14 Nov 2013
Some refugees from Syria must be wondering if they will ever find safety in this lifetime. Najah Kordi was pregnant when she boarded a boat with her husband and two-year-old daughter in the Egypt coastal town of Alexandria on September 17, hoping to find sanctuary in Europe. But when Egyptian coastguards opened fire on the boat, her husband, 30-year-old Omar Dalool, was killed. Fadwa Taha Ali, a 50-year-old Palestinian woman from Syria, was also shot dead.
Far from being given the time and space to be with her grief and comfort her little girl, Najah was held at a police station with her young daughter for 20 days by the Egyptian authorities. She says that for the first nine, she had to wear the blood-stained clothes she had on as her husband died in her arms. Speaking to Human Rights Watch, Najah painted a dire picture of the conditions in which she and other refugees were detained, saying the room was so crowded they would sleep on top of each other, or standing up.
Najah’s testimony was part of a report released on Monday by Human Rights Watch, condemning the detention and forced return of refugees from Syria by Egypt. Over 1,500 refugees from Syria were held for weeks and even months after trying to flee on smugglers’ boats, the report said. Charges of illegal migration brought against the refugees were dropped, but the Interior Ministry ignored orders to release them and instead told police to keep them in detention until they ‘chose’ to leave the country.
The detainees included at least 400 Palestinian refugees from Syria and 250 children. Some of them were mourning relatives they watched drown after their boat sank off the Egyptian coast on October 11 (among them Sohair Omar Ali who lost three of her daughters, as we described in a previous post). Doctors told Human Rights Watch conditions in the police stations were dirty and overcrowded, with one reporting that three children had contracted scabies because of the poor level of hygiene and lack of natural light.
The vast majority of the refugees were told they would be held until they raised enough money to buy a plane ticket out of Egypt, and given the appalling conditions, it’s not surprising that most have now done so – including dozens who have returned to Syria. Around 300 refugees remained in detention on November 4, 211 of them Palestinian.
Palestinians from Syria in Egypt are particularly at risk of being forced back to the warzone they are trying to escape, both because the Egyptian authorities bar them from obtaining the protection of the UNHCR afforded to Syrian refugees, and because they are mostly unable to settle in third countries like Turkey, Jordan and Lebanon.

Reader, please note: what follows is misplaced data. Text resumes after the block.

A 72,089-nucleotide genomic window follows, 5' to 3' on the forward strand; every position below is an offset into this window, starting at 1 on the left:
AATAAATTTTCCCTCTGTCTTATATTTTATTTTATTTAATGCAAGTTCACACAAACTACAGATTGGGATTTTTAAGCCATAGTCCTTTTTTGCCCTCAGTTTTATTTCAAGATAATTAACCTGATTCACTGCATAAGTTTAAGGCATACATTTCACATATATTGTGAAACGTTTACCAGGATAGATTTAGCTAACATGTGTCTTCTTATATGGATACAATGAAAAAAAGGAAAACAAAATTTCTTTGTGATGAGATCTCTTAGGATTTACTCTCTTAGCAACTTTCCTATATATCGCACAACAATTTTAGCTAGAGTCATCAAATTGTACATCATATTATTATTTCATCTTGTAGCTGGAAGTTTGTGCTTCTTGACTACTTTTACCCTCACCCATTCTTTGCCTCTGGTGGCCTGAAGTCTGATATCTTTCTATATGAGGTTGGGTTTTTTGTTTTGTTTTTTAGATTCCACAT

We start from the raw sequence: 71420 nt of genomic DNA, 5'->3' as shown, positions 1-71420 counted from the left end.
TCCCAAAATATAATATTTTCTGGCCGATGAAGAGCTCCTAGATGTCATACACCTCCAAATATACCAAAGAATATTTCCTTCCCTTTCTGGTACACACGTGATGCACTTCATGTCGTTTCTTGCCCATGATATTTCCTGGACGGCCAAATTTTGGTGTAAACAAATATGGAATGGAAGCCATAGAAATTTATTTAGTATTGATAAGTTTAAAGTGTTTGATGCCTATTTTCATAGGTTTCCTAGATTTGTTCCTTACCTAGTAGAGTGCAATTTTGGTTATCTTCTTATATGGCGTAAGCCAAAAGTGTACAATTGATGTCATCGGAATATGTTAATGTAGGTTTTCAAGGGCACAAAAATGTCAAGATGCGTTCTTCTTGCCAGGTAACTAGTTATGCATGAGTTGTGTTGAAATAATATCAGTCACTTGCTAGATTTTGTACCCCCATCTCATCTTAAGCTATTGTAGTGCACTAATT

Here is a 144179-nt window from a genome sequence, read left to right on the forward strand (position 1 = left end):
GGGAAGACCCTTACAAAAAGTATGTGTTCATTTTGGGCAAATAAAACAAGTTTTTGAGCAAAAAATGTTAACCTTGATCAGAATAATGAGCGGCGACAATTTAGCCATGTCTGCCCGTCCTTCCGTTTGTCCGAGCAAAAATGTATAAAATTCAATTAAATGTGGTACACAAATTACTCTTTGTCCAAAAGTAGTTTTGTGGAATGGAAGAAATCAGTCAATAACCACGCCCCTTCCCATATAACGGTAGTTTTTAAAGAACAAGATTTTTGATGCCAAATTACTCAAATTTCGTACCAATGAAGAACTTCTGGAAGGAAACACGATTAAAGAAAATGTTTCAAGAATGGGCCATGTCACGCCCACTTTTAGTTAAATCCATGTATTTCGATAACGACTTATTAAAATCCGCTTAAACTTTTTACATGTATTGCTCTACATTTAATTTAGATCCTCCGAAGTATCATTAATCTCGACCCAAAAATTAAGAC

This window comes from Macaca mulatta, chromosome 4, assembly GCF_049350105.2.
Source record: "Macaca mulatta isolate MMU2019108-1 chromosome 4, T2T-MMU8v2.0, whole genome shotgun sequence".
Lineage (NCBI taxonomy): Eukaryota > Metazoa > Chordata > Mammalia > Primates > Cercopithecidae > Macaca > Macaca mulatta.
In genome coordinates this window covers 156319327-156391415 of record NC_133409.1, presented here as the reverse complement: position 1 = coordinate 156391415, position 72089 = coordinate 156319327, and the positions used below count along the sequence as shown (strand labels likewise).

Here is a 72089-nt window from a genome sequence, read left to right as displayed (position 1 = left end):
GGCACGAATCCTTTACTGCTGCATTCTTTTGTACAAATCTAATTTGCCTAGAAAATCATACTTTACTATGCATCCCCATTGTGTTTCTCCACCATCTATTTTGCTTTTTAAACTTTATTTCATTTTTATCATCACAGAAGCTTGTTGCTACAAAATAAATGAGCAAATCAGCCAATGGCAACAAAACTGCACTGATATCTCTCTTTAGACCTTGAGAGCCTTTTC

Joe Stork, deputy Middle East and North Africa director of Human Rights Watch, accused Egypt of “leaving hundreds of Palestinians from Syria with no protection from Syria’s killing fields except indefinite detention in miserable conditions.”
The UNHCR says two separate groups of around 35 Palestinians from Syria have been sent back, with some detained on arrival at the airport. One Palestinian man told Human Rights Watch that after being held for over a month with his three-year-old son, he reluctantly decided to return to Syria when they were threatened with being transferred to a prison in Cairo. “I can’t keep my son here without sun any longer,” he said.
On Wednesday the Egyptian government rejected the findings of the Human Rights Watch report, claiming “No Syrian refugee is made to depart from Egypt unless they have been proven to have entered the country through illegal immigration, an action contrary to Egyptian law.” However, Human Rights Watch rightly points out that Egypt’s treatment of refugees from Syria amount to coerced return, because “decisions made while one faces the prospect of indefinite detention in terrible conditions cannot be characterized as voluntary”.
The denial by the Egyptian government that Syrians faced “difficult conditions” in the country rings slightly hollow given that its detention of refugees from Syria has also been documented by Amnesty International and the UNHCR.
Cairo also said it would end the visa requirement for Syrian refugees that was introduced after President Mohammed Morsi’s government was replaced at the beginning of July. Since then, Syrians and Palestinians in Egypt have faced increasing hostility, including from the media, partly due to the perception that they support Morsi’s Muslim Brotherhood. This rising xenophobia, as well as appalling economic conditions, makes it difficult for families fleeing the violence in Syria to settle in Egypt.
Let’s hope the Egyptian authorities release the remaining refugees from detention and allow Palestinians from Syria to register with the UNHCR, as demanded by Human Rights Watch. But they must also combat the targeting of Syrian and Palestinian refugees, to stop them becoming victims of politics yet again.